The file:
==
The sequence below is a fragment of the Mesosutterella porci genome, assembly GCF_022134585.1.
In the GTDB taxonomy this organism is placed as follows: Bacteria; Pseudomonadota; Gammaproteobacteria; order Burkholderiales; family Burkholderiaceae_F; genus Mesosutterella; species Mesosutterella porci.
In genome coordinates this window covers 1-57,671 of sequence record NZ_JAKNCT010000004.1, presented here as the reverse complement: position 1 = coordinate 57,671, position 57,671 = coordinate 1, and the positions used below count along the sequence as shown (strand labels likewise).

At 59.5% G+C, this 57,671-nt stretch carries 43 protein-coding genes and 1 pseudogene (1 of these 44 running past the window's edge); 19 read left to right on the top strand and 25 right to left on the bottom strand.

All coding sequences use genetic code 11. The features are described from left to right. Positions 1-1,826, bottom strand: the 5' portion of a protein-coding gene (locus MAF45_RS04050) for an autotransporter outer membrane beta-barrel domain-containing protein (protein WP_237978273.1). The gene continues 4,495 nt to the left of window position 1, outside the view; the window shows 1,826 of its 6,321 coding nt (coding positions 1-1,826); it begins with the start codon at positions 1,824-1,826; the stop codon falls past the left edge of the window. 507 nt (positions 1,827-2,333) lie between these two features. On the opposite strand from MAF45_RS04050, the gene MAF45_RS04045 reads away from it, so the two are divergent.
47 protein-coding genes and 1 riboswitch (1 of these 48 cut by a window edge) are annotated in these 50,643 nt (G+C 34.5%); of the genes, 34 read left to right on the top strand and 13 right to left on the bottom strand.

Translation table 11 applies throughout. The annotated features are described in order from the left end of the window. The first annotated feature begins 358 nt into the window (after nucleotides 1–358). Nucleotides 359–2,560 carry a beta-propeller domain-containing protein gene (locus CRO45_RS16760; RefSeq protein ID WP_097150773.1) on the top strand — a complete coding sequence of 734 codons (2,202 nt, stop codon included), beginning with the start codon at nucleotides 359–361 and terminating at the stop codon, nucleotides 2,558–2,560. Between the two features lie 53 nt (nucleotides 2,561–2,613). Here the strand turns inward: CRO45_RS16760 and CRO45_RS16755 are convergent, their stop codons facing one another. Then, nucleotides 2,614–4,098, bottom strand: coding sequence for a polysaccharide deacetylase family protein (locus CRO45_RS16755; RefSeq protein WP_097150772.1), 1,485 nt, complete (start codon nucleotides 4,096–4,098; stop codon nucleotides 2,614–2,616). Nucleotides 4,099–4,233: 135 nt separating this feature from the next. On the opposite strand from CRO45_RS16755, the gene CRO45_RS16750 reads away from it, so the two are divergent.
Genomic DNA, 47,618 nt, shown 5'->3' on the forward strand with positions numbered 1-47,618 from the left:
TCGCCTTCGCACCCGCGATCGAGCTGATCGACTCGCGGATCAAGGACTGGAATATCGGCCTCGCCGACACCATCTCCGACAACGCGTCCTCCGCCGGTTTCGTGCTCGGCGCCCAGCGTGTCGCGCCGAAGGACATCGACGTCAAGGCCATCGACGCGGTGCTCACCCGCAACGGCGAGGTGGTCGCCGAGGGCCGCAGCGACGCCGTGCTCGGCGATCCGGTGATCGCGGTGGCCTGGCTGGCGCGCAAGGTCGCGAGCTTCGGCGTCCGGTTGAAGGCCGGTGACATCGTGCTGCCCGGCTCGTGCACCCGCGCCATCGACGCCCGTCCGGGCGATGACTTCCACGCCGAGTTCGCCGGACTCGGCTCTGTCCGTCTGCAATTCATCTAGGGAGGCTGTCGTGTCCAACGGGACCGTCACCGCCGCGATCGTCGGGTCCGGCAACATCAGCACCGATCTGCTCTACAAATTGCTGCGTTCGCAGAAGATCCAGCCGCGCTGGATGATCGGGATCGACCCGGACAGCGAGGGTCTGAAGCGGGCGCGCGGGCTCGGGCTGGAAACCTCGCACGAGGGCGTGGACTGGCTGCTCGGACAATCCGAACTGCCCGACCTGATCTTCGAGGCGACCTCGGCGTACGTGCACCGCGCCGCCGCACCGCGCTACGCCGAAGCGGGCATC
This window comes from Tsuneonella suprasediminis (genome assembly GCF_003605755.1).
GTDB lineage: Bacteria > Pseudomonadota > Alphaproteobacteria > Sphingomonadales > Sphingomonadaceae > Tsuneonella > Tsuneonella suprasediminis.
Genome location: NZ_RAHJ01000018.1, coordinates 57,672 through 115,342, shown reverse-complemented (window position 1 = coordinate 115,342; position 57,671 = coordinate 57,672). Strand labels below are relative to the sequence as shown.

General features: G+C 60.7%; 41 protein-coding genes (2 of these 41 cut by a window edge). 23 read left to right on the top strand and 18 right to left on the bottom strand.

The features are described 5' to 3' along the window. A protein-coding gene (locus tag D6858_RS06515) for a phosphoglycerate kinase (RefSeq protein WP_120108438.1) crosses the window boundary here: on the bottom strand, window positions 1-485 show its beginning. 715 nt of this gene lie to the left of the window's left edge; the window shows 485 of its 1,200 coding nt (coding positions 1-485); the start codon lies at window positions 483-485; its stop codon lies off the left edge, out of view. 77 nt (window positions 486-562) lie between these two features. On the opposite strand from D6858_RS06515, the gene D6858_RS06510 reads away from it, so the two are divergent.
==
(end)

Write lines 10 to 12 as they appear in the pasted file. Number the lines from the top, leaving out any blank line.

This window comes from Tsuneonella suprasediminis (genome assembly GCF_003605755.1).
GTDB lineage: Bacteria > Pseudomonadota > Alphaproteobacteria > Sphingomonadales > Sphingomonadaceae > Tsuneonella > Tsuneonella suprasediminis.
Genome location: NZ_RAHJ01000018.1, coordinates 57,672 through 115,342, shown reverse-complemented (window position 1 = coordinate 115,342; position 57,671 = coordinate 57,672). Strand labels below are relative to the sequence as shown.